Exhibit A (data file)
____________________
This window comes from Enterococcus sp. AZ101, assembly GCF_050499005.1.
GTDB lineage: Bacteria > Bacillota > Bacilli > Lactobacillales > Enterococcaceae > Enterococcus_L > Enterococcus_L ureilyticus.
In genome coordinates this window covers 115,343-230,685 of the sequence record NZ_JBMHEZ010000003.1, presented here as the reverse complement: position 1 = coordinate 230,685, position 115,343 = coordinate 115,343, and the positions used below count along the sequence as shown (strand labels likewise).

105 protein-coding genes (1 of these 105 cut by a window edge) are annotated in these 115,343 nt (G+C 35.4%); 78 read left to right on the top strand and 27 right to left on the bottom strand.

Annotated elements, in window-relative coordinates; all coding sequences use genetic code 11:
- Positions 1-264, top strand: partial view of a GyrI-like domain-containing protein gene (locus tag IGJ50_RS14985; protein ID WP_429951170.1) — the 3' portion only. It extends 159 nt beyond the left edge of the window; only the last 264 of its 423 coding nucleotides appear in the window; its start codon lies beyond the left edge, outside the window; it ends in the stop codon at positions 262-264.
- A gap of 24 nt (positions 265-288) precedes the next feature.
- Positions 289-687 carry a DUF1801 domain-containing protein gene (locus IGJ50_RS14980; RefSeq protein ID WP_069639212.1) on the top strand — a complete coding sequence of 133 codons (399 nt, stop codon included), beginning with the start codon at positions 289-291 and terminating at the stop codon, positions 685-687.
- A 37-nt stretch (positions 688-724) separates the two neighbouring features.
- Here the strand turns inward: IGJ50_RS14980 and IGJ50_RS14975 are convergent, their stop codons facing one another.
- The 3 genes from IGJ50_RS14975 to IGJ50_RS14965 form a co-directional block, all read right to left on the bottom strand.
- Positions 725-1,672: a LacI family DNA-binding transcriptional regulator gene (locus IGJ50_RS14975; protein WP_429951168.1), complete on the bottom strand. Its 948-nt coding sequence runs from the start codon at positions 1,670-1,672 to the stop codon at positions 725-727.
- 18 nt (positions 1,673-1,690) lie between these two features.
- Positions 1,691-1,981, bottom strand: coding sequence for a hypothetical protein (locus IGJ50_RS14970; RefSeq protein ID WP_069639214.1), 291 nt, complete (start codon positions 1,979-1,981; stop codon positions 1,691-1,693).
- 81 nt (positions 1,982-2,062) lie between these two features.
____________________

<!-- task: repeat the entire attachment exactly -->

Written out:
This window comes from Enterococcus sp. AZ101, assembly GCF_050499005.1.
GTDB lineage: Bacteria > Bacillota > Bacilli > Lactobacillales > Enterococcaceae > Enterococcus_L > Enterococcus_L ureilyticus.
In genome coordinates this window covers 115,343-230,685 of the sequence record NZ_JBMHEZ010000003.1, presented here as the reverse complement: position 1 = coordinate 230,685, position 115,343 = coordinate 115,343, and the positions used below count along the sequence as shown (strand labels likewise).

105 protein-coding genes (1 of these 105 cut by a window edge) are annotated in these 115,343 nt (G+C 35.4%); 78 read left to right on the top strand and 27 right to left on the bottom strand.

Annotated elements, in window-relative coordinates; all coding sequences use genetic code 11:
- Positions 1-264, top strand: partial view of a GyrI-like domain-containing protein gene (locus tag IGJ50_RS14985; protein ID WP_429951170.1) — the 3' portion only. It extends 159 nt beyond the left edge of the window; only the last 264 of its 423 coding nucleotides appear in the window; its start codon lies beyond the left edge, outside the window; it ends in the stop codon at positions 262-264.
- A gap of 24 nt (positions 265-288) precedes the next feature.
- Positions 289-687 carry a DUF1801 domain-containing protein gene (locus IGJ50_RS14980; RefSeq protein ID WP_069639212.1) on the top strand — a complete coding sequence of 133 codons (399 nt, stop codon included), beginning with the start codon at positions 289-291 and terminating at the stop codon, positions 685-687.
- A 37-nt stretch (positions 688-724) separates the two neighbouring features.
- Here the strand turns inward: IGJ50_RS14980 and IGJ50_RS14975 are convergent, their stop codons facing one another.
- The 3 genes from IGJ50_RS14975 to IGJ50_RS14965 form a co-directional block, all read right to left on the bottom strand.
- Positions 725-1,672: a LacI family DNA-binding transcriptional regulator gene (locus IGJ50_RS14975; protein WP_429951168.1), complete on the bottom strand. Its 948-nt coding sequence runs from the start codon at positions 1,670-1,672 to the stop codon at positions 725-727.
- 18 nt (positions 1,673-1,690) lie between these two features.
- Positions 1,691-1,981, bottom strand: coding sequence for a hypothetical protein (locus IGJ50_RS14970; RefSeq protein ID WP_069639214.1), 291 nt, complete (start codon positions 1,979-1,981; stop codon positions 1,691-1,693).
- 81 nt (positions 1,982-2,062) lie between these two features.